In the Philippines, one out of four children is considered underweight or stunted - telling signs of nutritional problems. But this figure, which translates into four million children under 10 being undernourished, is considered an improvement, according to the country’s Food and Nutrition Research Institute (FNRI). In the early 1990s, 30 to 40 percent of the same age group were found to be either underweight, stunted or in a worse physical condition.
With the surge in global food prices, however, these gains are at risk. The Philippines is one of the world’s largest importers of rice and food security is one of the major determinants of nutritional status, according to specialists.
On 14 April, the Council for Health and Development, a local NGO, issued a statement calling for genuine agrarian reform to address the food crisis, warning that “it will not be surprising if the Philippines shall take the place of sub-Saharan Africa as first in rank in terms of malnutrition incidence”, if proper measures are not put in place. About a third of children under five in sub-Saharan Africa are underweight, according to the UN Food and Agricultural Organization (FAO).
In response to the anticipated food shortages, the Department of Education will expand its school-feeding programme and the government has repeatedly assured Filipinos of stable rice supplies from both foreign and local sources. But with poverty rates also on the rise, these initiatives may not be enough.
Government figures show that the income poverty rate increased to 33 percent in 2006, up from 30 percent in 2003, with the number of “food poor” Filipinos rising from 10.8 million to 12.2 million over the same period.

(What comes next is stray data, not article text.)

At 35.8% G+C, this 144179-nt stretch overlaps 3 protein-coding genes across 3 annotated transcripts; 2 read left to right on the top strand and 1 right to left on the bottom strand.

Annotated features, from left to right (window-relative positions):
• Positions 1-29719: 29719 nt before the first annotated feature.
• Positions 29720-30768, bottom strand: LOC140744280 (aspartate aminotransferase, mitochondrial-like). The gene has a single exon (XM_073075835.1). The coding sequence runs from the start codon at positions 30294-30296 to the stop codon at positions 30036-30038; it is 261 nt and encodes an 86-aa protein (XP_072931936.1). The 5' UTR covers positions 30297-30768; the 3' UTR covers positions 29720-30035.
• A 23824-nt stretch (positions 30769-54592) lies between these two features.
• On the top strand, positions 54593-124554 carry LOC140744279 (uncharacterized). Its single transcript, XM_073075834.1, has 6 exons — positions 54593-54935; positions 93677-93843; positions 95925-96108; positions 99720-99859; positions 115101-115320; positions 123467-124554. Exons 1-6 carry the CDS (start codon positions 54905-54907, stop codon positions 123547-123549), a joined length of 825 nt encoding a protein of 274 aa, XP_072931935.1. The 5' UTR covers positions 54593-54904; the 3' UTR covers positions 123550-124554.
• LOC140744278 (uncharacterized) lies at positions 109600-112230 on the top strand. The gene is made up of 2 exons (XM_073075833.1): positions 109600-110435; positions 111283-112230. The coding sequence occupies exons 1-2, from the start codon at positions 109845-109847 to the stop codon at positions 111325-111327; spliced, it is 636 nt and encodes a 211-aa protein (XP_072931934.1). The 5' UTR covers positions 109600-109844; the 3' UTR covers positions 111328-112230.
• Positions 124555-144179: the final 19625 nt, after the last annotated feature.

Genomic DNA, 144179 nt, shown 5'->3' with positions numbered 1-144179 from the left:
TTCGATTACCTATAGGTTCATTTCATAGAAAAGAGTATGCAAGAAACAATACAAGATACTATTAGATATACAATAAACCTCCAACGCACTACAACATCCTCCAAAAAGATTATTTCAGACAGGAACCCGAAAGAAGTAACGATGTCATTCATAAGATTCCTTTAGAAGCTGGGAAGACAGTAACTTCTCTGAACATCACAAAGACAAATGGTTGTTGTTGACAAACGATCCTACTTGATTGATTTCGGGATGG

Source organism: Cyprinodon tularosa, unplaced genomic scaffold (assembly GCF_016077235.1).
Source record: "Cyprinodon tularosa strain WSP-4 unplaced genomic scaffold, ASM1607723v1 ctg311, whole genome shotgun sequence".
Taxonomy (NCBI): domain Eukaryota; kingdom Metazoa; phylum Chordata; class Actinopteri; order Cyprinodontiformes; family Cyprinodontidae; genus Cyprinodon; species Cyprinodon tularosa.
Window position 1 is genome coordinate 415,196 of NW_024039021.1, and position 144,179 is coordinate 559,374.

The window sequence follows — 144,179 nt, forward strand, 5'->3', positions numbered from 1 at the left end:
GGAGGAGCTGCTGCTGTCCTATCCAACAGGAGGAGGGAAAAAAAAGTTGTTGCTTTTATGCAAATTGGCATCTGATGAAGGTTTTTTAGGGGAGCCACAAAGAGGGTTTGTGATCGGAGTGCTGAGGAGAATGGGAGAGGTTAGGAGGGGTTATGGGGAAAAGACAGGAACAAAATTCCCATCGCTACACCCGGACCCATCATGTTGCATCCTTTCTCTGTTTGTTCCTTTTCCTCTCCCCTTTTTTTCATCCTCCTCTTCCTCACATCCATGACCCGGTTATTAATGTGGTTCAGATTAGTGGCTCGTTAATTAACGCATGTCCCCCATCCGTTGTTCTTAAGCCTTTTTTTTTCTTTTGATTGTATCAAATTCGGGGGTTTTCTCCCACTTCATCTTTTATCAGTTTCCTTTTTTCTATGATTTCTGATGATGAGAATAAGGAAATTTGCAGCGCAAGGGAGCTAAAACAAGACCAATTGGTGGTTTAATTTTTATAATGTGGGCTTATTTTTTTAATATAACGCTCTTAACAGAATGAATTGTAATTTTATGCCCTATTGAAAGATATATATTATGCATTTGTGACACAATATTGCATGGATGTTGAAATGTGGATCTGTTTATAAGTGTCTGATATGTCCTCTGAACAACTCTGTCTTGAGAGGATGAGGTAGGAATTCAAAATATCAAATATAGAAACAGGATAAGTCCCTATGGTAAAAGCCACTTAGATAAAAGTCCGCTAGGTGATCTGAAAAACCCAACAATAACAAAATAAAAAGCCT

Mario Capanzana, FNRI’s director, told IRIN that even if the food crisis is arrested after two or three months, it will have little impact on malnutrition statistics. But if it continues, malnutrition may worsen.
Photo: Manoocher Deghati/IRIN
|The Philippines government is having to guarantee rice supplies after prices surged to a 20-year high|
“We need to address the issue of the availability of food,” Capanzana said. It was crucial that vulnerable communities had access to cheap food or adequate food assistance from the government or international agencies and NGOs, he added.
Increased malnutrition could be avoided, Capanzana said, with proper interventions. But he stressed that it was not just an issue of increased rice availability; there needed to be increased awareness of what constitutes a proper diet and micronutrients and the use of fortified foods were also a factor.
Some food fortification is widespread, with 97 percent of households consuming fortified food, according to the UN Children’s Fund (UNICEF) salt iodisation programme officer, Edward Otico, but often it is not sufficient. For example, 75 percent of households tested in 2005 had iodine in their salt, but, Otico told IRIN, only 44.5 percent have “adequately iodised” salt. This, he said, means that potentially more than half of households do not meet their daily iodine requirements, which affects the mental and physical development of children.